Today’s news headlines scream about a world of almost unprecedented political and economic policy uncertainty, yet measures of equity volatility are falling. How do we explain this inconsistency?
Part of the problem is that current measures of market volatility are poor indicators of risk. Worse still, periods of low volatility can lull investors into a sense of complacency which tends to fuel consensus portfolio positioning. This creates a feedback loop of trending markets, lower volatility and building risk of a sharp change in sentiment.
For the last four years, this pattern has been accentuated by central bank monetary policy. Exceptionally low interest rates and asset purchases have forced investors into riskier assets, driving up prices and dampening volatility. In fact, the volatility of realised equity volatility* is not far from the all-time lows set in 2006/07 (see chart below). But sporadic surprises have triggered acute drawdowns, demonstrating the latent risk in today’s environment.
Chart 1: The volatility of equity returns is falling
Chart 2: The volatility of realised equity volatility* is near all-time lows
Source: Fidelity International, DataStream. 31/01/2017. * Based on 3-year volatility of annualised 90-day volatility using daily total returns for the MSCI World index.
"Higher volatility need not be bad news. it increases the alpha opportunity for active managers" George Efstahopoulos
But the winds of change are blowing. The US Fed has started to tighten monetary policy and the European Central Bank, and Bank of Japan have altered their tactics, after recognising the limitations of negative interest rates and never-ending QE. Sure there is still a lot of QE to be done. But investors can no longer anticipate an automatic response from the central banks to backstop economies and markets with additional monetary policy support when things go bad.
Can the ‘central bank put’ be replaced by a ‘fiscal policy put’? Perhaps the recent fall in equity volatility and the dominance of positioning portfolios for faster economic growth and higher inflation is evidence it can.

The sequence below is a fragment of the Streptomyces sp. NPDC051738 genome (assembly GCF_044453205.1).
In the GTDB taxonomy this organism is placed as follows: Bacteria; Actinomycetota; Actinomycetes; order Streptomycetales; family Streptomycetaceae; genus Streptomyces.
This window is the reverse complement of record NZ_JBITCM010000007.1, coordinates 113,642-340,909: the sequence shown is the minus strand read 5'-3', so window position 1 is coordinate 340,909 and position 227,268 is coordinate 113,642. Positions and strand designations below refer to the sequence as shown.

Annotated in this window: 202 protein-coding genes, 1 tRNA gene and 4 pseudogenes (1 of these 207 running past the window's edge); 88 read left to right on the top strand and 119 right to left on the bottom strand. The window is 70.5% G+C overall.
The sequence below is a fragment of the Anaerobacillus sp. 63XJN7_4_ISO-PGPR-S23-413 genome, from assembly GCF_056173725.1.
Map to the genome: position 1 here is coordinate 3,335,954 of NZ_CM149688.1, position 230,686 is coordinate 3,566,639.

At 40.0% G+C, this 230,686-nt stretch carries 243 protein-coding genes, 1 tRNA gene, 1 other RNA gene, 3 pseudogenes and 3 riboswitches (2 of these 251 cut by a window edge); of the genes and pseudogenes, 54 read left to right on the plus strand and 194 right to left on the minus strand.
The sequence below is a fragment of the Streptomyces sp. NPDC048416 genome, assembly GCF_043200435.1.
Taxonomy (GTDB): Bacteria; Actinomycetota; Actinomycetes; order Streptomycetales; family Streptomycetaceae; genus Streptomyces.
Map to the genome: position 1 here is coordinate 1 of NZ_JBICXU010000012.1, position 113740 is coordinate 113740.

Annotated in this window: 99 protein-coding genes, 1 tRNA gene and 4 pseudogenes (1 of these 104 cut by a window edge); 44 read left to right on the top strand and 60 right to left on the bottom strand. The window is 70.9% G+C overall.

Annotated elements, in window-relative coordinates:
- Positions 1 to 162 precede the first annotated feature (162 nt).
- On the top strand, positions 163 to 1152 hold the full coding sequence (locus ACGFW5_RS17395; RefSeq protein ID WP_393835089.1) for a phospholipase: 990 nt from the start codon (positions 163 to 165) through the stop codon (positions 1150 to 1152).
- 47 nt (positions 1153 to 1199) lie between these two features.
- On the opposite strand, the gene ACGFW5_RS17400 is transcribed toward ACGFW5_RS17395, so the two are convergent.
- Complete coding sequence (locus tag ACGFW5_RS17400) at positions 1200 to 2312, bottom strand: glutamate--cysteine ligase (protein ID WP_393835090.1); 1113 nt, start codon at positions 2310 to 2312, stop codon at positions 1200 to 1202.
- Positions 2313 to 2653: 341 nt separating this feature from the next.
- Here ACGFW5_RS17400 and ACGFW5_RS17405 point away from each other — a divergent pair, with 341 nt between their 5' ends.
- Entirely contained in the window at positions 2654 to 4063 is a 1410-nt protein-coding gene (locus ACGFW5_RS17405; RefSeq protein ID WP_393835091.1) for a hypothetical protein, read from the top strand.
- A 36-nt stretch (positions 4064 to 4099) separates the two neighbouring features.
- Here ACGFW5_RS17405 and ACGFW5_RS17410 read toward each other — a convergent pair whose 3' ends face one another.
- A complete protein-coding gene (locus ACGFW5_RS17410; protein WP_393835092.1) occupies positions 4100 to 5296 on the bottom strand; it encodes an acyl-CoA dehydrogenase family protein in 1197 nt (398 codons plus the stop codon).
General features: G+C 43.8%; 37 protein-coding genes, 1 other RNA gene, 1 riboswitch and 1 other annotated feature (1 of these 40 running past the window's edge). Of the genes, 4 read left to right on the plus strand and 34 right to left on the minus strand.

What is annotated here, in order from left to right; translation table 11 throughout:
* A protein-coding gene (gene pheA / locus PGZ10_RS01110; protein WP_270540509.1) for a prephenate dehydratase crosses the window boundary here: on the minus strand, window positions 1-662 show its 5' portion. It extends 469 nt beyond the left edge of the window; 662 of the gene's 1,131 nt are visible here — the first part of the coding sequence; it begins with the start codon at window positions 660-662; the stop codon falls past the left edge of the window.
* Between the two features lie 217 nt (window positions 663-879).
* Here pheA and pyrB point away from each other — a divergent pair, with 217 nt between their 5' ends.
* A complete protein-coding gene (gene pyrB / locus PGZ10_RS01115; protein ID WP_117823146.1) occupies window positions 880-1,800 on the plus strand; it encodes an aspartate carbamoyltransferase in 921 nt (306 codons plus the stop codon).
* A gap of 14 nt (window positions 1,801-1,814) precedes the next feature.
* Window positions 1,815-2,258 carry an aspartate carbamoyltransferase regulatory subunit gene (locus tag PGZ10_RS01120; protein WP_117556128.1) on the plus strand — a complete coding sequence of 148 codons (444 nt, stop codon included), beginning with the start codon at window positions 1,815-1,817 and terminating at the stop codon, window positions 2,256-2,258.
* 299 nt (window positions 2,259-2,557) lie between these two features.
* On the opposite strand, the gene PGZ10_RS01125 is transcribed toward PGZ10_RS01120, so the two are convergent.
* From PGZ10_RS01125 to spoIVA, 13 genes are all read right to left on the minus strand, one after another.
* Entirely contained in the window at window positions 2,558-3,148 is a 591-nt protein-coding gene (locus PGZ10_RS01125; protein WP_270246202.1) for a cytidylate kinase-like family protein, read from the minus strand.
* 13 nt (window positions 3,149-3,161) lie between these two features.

But you don’t have to scratch too far beneath the surface to see that the effect of fiscal policy is different. Firstly, there’s been a large rotation within the equity market since the start of November, away from defensive bond proxy stocks and into traditionally higher-volatility cyclical stocks. Low- risk factor investing has delivered more volatile portfolios than quality, growth and value factors over the same period. Single stock volatility has increased. And volatility is on the rise in other asset classes, especially core government bonds and currency markets.
Expect equity volatility to begin trending towards higher levels, with potentially larger price swings around some of the key risk events coming up compared to the recent past.
This need not be bad news. Fundamental factors should become more of an important driver of returns without so much of the distorting impact of QE. Higher volatility and a move away from ‘risk on, risk off’ markets should help portfolio diversification. The correlation between equities and high-quality bonds tends to be lower when equity volatility is higher. Both are better for efficient asset allocation.
Higher volatility and lower correlations also increase the alpha opportunity for those active managers skilled and dynamic enough to capture it. This will be important in a world where expected returns remain low, inflation is rising, and permanent protection against downside risk is expensive.
Chart 3: The inverse relationship between equity volatility and equity/bond correlation
Source: Fidelity International, Datastream. 31/01/2017. Based on the annualised 90-day volatility of daily total returns for the MSCI World index. Government bonds returns based on Bank of America Merrill Lynch G7 government index
Written and contributed by George Efstatholpoulos and Stuart Rumble.
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